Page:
Arabian Gulf nations cautious about re-engaging with Iran
DOHA // Arabian Gulf states have cautiously welcomed Tehran’s overtures to the region, just over a week after it concluded an interim deal with Western countries on its nuclear programme.
The Iran foreign minister, Mohammed Javad Zarif, visited Kuwait, Oman and Qatar this week and repeatedly called for joint efforts to resolve issues and promote regional stability.
Both sides acknowledge that there are obstacles to improving ties. Gulf countries are seeking reassurances from Iran over its nuclear programme as well as its regional role, particularly in Syria, where Tehran backs the regime of Bashar Al Assad.
But Gulf officials also expressed optimism about the possibility of moving forward.
“All the region’s countries are keen to have constructive cooperation for the sake of the security and stability of this region,” Kuwait’s acting prime minister and foreign minister, Sheikh Sabah Khalid Al Hamad Al Sabah, said during Mr Zarif’s visit.
Meanwhile, Mr Zarif said on his Facebook page that he was open to visiting Saudi Arabia for talks, something that would be “beneficial for both countries, the region and the Muslim world”. He said he also hoped to travel to the UAE.
Iran’s overtures to the region follow a landmark agreement between Tehran and Western countries that would curb Iran’s nuclear enrichment in exchange for limited sanctions relief. Gulf states have welcomed the interim deal as an initial step to addressing concerns over the nature of Iran’s nuclear programme.
Tehran has indicated it will seek to use the deal as an opportunity to renew international ties, particularly in the region. And on each stop of Mr Zarif’s Gulf trip, he emphasised an aim to rebuild trust with his country’s neighbours.
Speaking in Kuwait on Sunday, he said he hoped to open a “new chapter” of relations with the Gulf. In an unannounced visit to Doha on Monday, Mr Zarif reiterated his intention to work for improved ties, Iranian media reported.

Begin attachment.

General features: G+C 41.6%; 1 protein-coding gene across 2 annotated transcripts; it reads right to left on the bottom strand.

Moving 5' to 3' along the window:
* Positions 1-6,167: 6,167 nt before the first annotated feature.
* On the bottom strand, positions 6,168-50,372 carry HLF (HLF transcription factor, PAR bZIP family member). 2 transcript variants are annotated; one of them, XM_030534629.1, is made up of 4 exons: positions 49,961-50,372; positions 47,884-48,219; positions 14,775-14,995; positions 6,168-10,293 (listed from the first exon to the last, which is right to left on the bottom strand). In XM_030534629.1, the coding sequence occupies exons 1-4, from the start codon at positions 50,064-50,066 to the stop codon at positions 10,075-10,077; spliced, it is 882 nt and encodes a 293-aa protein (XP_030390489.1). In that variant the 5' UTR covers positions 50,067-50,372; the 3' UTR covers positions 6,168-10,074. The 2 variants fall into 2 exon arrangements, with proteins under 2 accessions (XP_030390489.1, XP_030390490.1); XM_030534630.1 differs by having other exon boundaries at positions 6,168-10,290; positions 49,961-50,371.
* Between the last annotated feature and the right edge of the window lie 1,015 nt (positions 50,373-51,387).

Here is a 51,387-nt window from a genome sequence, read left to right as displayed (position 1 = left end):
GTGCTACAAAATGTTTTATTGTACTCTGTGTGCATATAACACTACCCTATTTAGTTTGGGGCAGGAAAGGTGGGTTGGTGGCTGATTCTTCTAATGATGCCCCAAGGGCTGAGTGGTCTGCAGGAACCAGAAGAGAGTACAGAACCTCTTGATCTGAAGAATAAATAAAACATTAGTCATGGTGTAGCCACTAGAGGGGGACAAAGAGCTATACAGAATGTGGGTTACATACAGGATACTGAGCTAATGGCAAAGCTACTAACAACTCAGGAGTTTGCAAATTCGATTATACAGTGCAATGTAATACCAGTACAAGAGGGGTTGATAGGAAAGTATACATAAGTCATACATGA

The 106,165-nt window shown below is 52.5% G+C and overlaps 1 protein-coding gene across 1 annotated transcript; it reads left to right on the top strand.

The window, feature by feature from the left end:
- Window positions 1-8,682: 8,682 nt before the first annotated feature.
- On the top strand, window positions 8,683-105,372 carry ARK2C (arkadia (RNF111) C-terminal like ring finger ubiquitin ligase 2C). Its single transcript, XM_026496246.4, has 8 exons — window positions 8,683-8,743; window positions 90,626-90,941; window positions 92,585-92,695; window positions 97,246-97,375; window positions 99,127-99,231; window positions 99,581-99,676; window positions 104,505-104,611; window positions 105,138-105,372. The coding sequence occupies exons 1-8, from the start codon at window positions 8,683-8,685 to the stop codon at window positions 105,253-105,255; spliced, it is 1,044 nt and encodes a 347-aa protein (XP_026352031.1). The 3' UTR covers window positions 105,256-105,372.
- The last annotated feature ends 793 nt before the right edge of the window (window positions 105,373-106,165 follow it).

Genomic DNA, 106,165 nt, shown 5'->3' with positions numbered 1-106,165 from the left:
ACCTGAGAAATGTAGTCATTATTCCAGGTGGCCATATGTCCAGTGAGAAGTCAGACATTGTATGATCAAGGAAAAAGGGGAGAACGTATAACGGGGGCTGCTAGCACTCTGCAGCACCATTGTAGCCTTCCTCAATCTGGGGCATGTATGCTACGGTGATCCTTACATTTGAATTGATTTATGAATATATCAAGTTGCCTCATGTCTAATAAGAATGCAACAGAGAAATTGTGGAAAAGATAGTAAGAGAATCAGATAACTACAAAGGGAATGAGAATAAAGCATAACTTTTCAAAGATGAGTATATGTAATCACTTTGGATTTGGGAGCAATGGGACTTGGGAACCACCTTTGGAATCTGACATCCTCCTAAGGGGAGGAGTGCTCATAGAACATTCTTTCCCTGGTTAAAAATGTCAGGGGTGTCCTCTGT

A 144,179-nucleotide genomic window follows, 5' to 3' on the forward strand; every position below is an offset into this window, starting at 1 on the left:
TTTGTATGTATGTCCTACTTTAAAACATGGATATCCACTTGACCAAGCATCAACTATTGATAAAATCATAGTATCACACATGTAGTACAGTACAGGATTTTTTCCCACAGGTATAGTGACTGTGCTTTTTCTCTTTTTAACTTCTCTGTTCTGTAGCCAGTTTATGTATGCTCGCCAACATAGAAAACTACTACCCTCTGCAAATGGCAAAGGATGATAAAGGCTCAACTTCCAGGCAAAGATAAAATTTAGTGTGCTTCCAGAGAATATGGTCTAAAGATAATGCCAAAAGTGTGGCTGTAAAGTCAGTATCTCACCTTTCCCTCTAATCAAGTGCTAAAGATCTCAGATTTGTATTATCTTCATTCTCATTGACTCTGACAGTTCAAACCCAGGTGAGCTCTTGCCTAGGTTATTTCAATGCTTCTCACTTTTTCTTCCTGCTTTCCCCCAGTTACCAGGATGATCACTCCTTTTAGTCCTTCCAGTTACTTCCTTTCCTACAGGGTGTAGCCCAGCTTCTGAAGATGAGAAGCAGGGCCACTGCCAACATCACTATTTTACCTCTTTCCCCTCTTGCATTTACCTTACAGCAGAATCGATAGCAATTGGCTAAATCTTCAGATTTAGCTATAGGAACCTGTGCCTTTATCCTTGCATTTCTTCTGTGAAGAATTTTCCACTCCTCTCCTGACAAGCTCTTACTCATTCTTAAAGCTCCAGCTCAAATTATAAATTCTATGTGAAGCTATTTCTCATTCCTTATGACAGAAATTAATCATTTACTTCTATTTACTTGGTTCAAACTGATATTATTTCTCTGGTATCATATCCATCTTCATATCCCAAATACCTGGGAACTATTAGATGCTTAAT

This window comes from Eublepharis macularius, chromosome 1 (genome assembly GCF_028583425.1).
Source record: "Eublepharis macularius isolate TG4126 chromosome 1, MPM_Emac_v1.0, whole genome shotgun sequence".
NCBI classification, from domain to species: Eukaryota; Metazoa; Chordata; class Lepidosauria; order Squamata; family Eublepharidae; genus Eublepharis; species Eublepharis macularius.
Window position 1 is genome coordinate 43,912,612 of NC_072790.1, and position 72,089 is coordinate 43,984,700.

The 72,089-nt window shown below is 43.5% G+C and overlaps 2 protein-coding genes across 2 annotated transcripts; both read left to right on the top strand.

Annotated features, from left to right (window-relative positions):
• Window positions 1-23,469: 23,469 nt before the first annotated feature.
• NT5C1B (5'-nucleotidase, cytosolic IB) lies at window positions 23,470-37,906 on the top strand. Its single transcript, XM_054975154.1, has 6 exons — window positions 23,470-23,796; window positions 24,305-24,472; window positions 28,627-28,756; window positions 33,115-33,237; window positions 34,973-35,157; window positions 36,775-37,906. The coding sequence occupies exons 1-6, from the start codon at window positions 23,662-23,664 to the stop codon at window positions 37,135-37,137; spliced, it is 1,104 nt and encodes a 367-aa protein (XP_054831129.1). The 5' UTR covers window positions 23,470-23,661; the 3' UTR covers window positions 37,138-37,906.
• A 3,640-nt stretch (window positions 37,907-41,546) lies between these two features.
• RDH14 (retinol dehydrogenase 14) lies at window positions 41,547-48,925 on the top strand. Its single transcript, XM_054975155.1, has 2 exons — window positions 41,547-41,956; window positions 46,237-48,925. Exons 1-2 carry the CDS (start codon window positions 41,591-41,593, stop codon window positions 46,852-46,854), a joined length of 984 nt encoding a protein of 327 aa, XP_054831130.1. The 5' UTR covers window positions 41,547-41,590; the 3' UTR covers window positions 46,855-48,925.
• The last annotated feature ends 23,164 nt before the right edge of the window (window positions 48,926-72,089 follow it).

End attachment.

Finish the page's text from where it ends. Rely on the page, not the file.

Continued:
“Anything that can lessen the tensions with Iran is a good thing,” said Michael Stephens, a Doha-based analyst at the Royal United Services Institute.
Analysts say that despite the shift in tenor, Gulf states remain concerned about Iran’s role in the region. Tehran strongly backs the Syrian regime, as well as its ally, the Lebanese Shiite militia Hizbollah. The Gulf Cooperation Council has accused Tehran of meddling in Yemen, Bahrain and elsewhere.
“The main question is, does this [nuclear deal] encourage Iran to start interfering in the Gulf’s business,” said Mr Stephens.
Despite Mr Zarif’s assurances, for example, an Iranian official yesterday reiterated his country’s claim to three UAE islands. The chairman of the Iranian parliament’s national security and foreign policy commission, Alaeddin Boroujerdi, described the islands, which Tehran illegally occupies, as an “inseparable” part of Iran, the Fars news agency reported.
The civil war in Syria is another major point of disagreement. While Tehran has supported the government of Mr Assad, Gulf states led by Saudi Arabia have backed the opposition and denounced Hizbollah’s involvement on behalf of the regime.
Speaking to Qatari network Al Jazeera in Doha, Mr Zarif argued for a political solution in Syria and denied charges that it has backed sectarian elements in the country.
“We believe that we need, all of us, to cooperate with each other to in fact contain the spread of sectarian divide in the region.”
Gulf countries will be looking for evidence of Iran’s goodwill in coming weeks, to complement its rhetorical charm offensive, analysts said.
“Diplomatically, it’s the right thing to do to welcome the [nuclear] deal,” said Abdullah Al Manai, a columnist and political analyst for the Bahraini daily Al Akhbar Al Khaleej. “But looking at it from a strategic perspective, a deal with Iran … will cause everybody to recalculate their positions in the region and internationally.”
* With additional reporting from Agence France-Presse